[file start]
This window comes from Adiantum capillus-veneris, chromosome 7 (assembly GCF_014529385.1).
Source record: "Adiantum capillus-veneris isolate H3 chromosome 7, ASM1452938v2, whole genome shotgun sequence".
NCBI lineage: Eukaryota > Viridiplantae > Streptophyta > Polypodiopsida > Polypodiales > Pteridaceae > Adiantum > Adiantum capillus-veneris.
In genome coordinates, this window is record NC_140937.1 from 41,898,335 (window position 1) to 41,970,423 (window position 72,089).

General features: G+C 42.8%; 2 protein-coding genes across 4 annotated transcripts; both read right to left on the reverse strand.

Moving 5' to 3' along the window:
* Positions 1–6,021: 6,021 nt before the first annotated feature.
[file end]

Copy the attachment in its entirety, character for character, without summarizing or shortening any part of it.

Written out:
This window comes from Adiantum capillus-veneris, chromosome 7 (assembly GCF_014529385.1).
Source record: "Adiantum capillus-veneris isolate H3 chromosome 7, ASM1452938v2, whole genome shotgun sequence".
NCBI lineage: Eukaryota > Viridiplantae > Streptophyta > Polypodiopsida > Polypodiales > Pteridaceae > Adiantum > Adiantum capillus-veneris.
In genome coordinates, this window is record NC_140937.1 from 41,898,335 (window position 1) to 41,970,423 (window position 72,089).

General features: G+C 42.8%; 2 protein-coding genes across 4 annotated transcripts; both read right to left on the reverse strand.

Moving 5' to 3' along the window:
* Positions 1–6,021: 6,021 nt before the first annotated feature.